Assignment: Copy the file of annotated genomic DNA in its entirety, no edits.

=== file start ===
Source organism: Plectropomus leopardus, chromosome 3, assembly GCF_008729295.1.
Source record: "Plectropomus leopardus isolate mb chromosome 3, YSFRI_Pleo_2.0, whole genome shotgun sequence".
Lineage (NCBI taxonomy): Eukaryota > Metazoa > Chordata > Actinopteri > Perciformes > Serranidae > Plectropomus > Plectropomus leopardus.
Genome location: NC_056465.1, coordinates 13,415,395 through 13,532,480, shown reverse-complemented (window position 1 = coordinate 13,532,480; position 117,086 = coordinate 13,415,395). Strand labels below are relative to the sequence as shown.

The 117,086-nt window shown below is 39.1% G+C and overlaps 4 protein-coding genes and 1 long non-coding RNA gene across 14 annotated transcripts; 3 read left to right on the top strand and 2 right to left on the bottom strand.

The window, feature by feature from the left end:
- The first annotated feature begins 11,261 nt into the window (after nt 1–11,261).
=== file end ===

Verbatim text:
Source organism: Plectropomus leopardus, chromosome 3, assembly GCF_008729295.1.
Source record: "Plectropomus leopardus isolate mb chromosome 3, YSFRI_Pleo_2.0, whole genome shotgun sequence".
Lineage (NCBI taxonomy): Eukaryota > Metazoa > Chordata > Actinopteri > Perciformes > Serranidae > Plectropomus > Plectropomus leopardus.
Genome location: NC_056465.1, coordinates 13,415,395 through 13,532,480, shown reverse-complemented (window position 1 = coordinate 13,532,480; position 117,086 = coordinate 13,415,395). Strand labels below are relative to the sequence as shown.

The 117,086-nt window shown below is 39.1% G+C and overlaps 4 protein-coding genes and 1 long non-coding RNA gene across 14 annotated transcripts; 3 read left to right on the top strand and 2 right to left on the bottom strand.

The window, feature by feature from the left end:
- The first annotated feature begins 11,261 nt into the window (after nt 1–11,261).